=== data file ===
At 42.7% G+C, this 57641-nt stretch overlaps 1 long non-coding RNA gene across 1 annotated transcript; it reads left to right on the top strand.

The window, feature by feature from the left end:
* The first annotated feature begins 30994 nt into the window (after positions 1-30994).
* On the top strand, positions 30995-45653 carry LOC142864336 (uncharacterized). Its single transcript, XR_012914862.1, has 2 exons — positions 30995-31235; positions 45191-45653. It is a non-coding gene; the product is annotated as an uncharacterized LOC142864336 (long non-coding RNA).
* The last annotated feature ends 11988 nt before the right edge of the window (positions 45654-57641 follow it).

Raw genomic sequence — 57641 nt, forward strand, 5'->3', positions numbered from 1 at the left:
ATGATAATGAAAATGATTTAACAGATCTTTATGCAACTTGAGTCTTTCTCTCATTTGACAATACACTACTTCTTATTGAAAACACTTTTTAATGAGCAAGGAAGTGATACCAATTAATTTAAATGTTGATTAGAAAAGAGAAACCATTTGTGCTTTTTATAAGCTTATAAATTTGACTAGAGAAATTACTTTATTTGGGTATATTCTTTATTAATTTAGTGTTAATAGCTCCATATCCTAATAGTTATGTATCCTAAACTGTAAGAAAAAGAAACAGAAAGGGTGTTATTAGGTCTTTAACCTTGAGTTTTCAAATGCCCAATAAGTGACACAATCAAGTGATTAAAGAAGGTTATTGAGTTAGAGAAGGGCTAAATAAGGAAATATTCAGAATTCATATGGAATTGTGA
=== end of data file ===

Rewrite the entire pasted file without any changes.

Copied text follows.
At 42.7% G+C, this 57641-nt stretch overlaps 1 long non-coding RNA gene across 1 annotated transcript; it reads left to right on the top strand.

The window, feature by feature from the left end:
* The first annotated feature begins 30994 nt into the window (after positions 1-30994).
* On the top strand, positions 30995-45653 carry LOC142864336 (uncharacterized). Its single transcript, XR_012914862.1, has 2 exons — positions 30995-31235; positions 45191-45653. It is a non-coding gene; the product is annotated as an uncharacterized LOC142864336 (long non-coding RNA).
* The last annotated feature ends 11988 nt before the right edge of the window (positions 45654-57641 follow it).

Raw genomic sequence — 57641 nt, forward strand, 5'->3', positions numbered from 1 at the left:
ATGATAATGAAAATGATTTAACAGATCTTTATGCAACTTGAGTCTTTCTCTCATTTGACAATACACTACTTCTTATTGAAAACACTTTTTAATGAGCAAGGAAGTGATACCAATTAATTTAAATGTTGATTAGAAAAGAGAAACCATTTGTGCTTTTTATAAGCTTATAAATTTGACTAGAGAAATTACTTTATTTGGGTATATTCTTTATTAATTTAGTGTTAATAGCTCCATATCCTAATAGTTATGTATCCTAAACTGTAAGAAAAAGAAACAGAAAGGGTGTTATTAGGTCTTTAACCTTGAGTTTTCAAATGCCCAATAAGTGACACAATCAAGTGATTAAAGAAGGTTATTGAGTTAGAGAAGGGCTAAATAAGGAAATATTCAGAATTCATATGGAATTGTGA